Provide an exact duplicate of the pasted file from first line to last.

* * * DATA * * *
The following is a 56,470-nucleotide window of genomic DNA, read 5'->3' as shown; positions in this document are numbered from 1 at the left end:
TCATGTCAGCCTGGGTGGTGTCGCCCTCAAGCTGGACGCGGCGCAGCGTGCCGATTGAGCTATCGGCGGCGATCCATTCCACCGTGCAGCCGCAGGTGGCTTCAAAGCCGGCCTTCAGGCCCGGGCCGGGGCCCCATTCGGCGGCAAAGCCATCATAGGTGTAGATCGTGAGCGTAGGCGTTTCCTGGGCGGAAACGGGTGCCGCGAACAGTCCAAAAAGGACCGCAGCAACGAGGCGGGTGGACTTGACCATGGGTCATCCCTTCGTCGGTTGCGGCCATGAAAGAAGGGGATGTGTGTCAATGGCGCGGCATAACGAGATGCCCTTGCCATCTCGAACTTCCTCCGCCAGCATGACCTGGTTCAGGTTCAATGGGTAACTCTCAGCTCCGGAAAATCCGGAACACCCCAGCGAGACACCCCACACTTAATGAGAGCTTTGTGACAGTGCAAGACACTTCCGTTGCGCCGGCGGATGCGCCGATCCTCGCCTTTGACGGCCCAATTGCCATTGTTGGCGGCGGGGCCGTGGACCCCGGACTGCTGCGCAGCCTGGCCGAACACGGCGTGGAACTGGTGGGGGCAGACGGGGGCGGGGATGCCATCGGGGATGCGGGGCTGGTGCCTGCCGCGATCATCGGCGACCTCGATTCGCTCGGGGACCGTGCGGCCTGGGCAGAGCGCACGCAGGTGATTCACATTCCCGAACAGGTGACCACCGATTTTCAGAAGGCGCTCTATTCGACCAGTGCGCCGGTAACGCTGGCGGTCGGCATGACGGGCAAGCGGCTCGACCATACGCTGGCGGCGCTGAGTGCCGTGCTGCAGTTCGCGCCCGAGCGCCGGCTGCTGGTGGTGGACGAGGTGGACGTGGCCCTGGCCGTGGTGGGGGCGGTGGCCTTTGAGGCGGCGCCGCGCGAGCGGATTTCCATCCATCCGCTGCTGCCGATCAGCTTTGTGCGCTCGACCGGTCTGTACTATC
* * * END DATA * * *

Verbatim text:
The following is a 56,470-nucleotide window of genomic DNA, read 5'->3' as shown; positions in this document are numbered from 1 at the left end:
TCATGTCAGCCTGGGTGGTGTCGCCCTCAAGCTGGACGCGGCGCAGCGTGCCGATTGAGCTATCGGCGGCGATCCATTCCACCGTGCAGCCGCAGGTGGCTTCAAAGCCGGCCTTCAGGCCCGGGCCGGGGCCCCATTCGGCGGCAAAGCCATCATAGGTGTAGATCGTGAGCGTAGGCGTTTCCTGGGCGGAAACGGGTGCCGCGAACAGTCCAAAAAGGACCGCAGCAACGAGGCGGGTGGACTTGACCATGGGTCATCCCTTCGTCGGTTGCGGCCATGAAAGAAGGGGATGTGTGTCAATGGCGCGGCATAACGAGATGCCCTTGCCATCTCGAACTTCCTCCGCCAGCATGACCTGGTTCAGGTTCAATGGGTAACTCTCAGCTCCGGAAAATCCGGAACACCCCAGCGAGACACCCCACACTTAATGAGAGCTTTGTGACAGTGCAAGACACTTCCGTTGCGCCGGCGGATGCGCCGATCCTCGCCTTTGACGGCCCAATTGCCATTGTTGGCGGCGGGGCCGTGGACCCCGGACTGCTGCGCAGCCTGGCCGAACACGGCGTGGAACTGGTGGGGGCAGACGGGGGCGGGGATGCCATCGGGGATGCGGGGCTGGTGCCTGCCGCGATCATCGGCGACCTCGATTCGCTCGGGGACCGTGCGGCCTGGGCAGAGCGCACGCAGGTGATTCACATTCCCGAACAGGTGACCACCGATTTTCAGAAGGCGCTCTATTCGACCAGTGCGCCGGTAACGCTGGCGGTCGGCATGACGGGCAAGCGGCTCGACCATACGCTGGCGGCGCTGAGTGCCGTGCTGCAGTTCGCGCCCGAGCGCCGGCTGCTGGTGGTGGACGAGGTGGACGTGGCCCTGGCCGTGGTGGGGGCGGTGGCCTTTGAGGCGGCGCCGCGCGAGCGGATTTCCATCCATCCGCTGCTGCCGATCAGCTTTGTGCGCTCGACCGGTCTGTACTATC